Installation Business Insurance

Insurance for Installation Business can protect installation professionals from possible financial harm. Request a quote online on InsuranceAdvisor.com.

Get a Quote

Top businesses we insure in Installation Business Insurance

What Insurance do Installers need?

Just like most businesses, the basic insurance needed starts with General Liability and Business Property Insurance, and when coverage is available on a Business Owners policy, this is the way to go. Read on for more information on these important insurance types.

Installation coverage is a type of inland marine insurance often purchased by installers, contractors like HVAC installers, elevator contractors, plumbers, and electricians. An installation floater as it is sometimes referred to be designed to protect a business’s material and equipment received that is to be permanently installed at a job site. Coverage applies during shipment to your warehouse (if needed), while in transit to the job site, and while at the job site, through installation completion.

Installers are probably the unnoticed individuals behind the sleek stovetops, microwaves, refrigerators we see next to our neighbors' new granite countertops, and industrial-grade kitchen sinks. As an owner of an installation company, you know about the hazards involved during the process of bringing clients’ dream houses to life.

General Liability

General Liability Insurance protects installers from third-party liability. It covers the kinds of business damage that your company may incur, such as customer injury, damage to property owned by customers, voluntary medical payments, and personal and advertising injury. It enables you to apply for leases and bid on contracts since the legal agreements require general liability. This insurance is necessary for any type of installer of cabinets, flooring, etc. Since your work occurs at your customer’s location, you risk injuring a customer or unintentionally damaging their property.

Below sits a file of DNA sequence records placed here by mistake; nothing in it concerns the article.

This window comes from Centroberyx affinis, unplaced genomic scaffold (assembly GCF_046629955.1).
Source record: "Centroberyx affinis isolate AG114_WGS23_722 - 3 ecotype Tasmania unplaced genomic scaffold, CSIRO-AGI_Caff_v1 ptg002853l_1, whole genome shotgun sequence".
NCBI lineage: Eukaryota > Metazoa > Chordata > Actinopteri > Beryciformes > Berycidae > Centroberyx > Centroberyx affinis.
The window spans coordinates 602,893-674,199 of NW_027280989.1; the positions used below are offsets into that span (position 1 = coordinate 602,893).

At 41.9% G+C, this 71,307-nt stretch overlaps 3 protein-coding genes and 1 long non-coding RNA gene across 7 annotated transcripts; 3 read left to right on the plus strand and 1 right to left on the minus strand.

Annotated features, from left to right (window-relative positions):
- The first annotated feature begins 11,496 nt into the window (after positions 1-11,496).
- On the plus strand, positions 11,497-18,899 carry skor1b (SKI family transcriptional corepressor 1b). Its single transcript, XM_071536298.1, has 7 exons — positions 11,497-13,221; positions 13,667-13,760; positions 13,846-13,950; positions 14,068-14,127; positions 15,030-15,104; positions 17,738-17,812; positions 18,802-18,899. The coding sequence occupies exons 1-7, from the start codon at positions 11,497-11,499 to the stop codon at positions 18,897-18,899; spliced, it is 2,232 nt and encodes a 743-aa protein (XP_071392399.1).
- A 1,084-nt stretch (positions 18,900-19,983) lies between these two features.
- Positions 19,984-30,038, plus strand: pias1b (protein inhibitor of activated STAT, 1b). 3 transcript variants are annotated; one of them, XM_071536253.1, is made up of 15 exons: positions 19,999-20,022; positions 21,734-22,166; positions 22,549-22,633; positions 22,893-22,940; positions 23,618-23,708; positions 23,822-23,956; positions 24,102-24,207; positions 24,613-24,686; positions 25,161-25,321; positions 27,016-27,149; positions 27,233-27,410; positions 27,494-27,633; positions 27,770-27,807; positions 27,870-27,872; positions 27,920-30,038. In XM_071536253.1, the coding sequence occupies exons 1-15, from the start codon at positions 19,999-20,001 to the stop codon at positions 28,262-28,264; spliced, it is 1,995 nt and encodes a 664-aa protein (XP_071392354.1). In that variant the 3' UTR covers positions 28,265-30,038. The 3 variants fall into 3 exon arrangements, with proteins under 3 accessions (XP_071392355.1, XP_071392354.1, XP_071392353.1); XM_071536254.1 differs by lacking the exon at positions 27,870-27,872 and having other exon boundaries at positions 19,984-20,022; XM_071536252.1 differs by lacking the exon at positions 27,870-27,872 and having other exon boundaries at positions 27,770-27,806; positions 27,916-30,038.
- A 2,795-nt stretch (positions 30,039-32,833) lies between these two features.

This policy provides liability coverage related to:

  • Customer injuries
  • Customer’s property damage
  • Personal injury
  • Advertising injury
man installing configuring system

Third-party bodily injury

When mounting a dishwasher, the installer loses his grip and the plates and cups fall and break inside the machine. The customer reaches in to get a dish and gets badly cut, needing stitches. The customer feels your business is at fault for the injury and may file a claim against you for their medical bills, economic loss, and pain and suffering from the injury.

Third-party property damage

Small installation businesses must be diligent regarding insurance. General liability insurance protects your business from financial repercussions if a customer’s property is damaged during installation. For example, suppose the installer scrapes a wood floor while moving in the new refrigerator for installation. In this type of incident, general liability insurance should cover the cost of repairing or replacing the portion of the floor that was damaged.

Personal and Advertising Injury

Your business could be vulnerable to legal liability from advertising injury claims when promoting your services and company. For instance, a competing installation firm might sue you for copying a logo or slogan. An owner could also be sued for personal injury if he was heard saying something detrimental about a competitor’s business in a public space. Limited Personal and Advertising Injury claims can be covered by general liability insurance.

This includes:

Products and completed operations

Products and completed operations are covered under a general liability policy also. This coverage applies when your installation job is completed. Problems can occur after a job is complete and then bodily injury or property damage occurs. Under the Products-completed operation insurance, contractors are covered for claims or lawsuits for bodily injury or property damage liability after they have completed the job.

For illustration, a brand-new window might leak, having rainwater come in and damage the flooring within a client's living room.

If the homeowner files a claim against you, your liability insurance carrier would contact the client/claimant and handle the claim for the damage, thereby avoiding a lawsuit. If the carrier doesn’t pay the claim, they may then face a lawsuit from the client. You might also think of it as product liability insurance.

Workers’ compensation insurance